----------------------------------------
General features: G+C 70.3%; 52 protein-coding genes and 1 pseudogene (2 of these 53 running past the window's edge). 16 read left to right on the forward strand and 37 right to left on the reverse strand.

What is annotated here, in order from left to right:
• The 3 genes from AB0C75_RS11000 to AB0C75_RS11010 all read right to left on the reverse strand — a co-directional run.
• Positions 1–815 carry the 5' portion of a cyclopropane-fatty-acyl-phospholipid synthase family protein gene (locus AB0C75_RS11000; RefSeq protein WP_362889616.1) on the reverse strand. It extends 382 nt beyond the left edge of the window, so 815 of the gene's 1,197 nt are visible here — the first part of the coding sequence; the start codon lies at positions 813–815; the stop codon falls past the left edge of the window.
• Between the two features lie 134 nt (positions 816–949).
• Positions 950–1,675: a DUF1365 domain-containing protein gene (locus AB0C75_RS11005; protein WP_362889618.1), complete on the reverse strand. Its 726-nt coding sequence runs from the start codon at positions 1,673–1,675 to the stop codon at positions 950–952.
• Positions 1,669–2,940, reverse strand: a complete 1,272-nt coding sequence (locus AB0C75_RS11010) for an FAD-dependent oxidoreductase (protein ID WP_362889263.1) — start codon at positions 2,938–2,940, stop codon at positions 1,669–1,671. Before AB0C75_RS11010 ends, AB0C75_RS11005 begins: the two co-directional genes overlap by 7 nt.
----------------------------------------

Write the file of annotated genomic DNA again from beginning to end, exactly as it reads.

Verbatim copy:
General features: G+C 70.3%; 52 protein-coding genes and 1 pseudogene (2 of these 53 running past the window's edge). 16 read left to right on the forward strand and 37 right to left on the reverse strand.

What is annotated here, in order from left to right:
• The 3 genes from AB0C75_RS11000 to AB0C75_RS11010 all read right to left on the reverse strand — a co-directional run.
• Positions 1–815 carry the 5' portion of a cyclopropane-fatty-acyl-phospholipid synthase family protein gene (locus AB0C75_RS11000; RefSeq protein WP_362889616.1) on the reverse strand. It extends 382 nt beyond the left edge of the window, so 815 of the gene's 1,197 nt are visible here — the first part of the coding sequence; the start codon lies at positions 813–815; the stop codon falls past the left edge of the window.
• Between the two features lie 134 nt (positions 816–949).
• Positions 950–1,675: a DUF1365 domain-containing protein gene (locus AB0C75_RS11005; protein WP_362889618.1), complete on the reverse strand. Its 726-nt coding sequence runs from the start codon at positions 1,673–1,675 to the stop codon at positions 950–952.
• Positions 1,669–2,940, reverse strand: a complete 1,272-nt coding sequence (locus AB0C75_RS11010) for an FAD-dependent oxidoreductase (protein ID WP_362889263.1) — start codon at positions 2,938–2,940, stop codon at positions 1,669–1,671. Before AB0C75_RS11010 ends, AB0C75_RS11005 begins: the two co-directional genes overlap by 7 nt.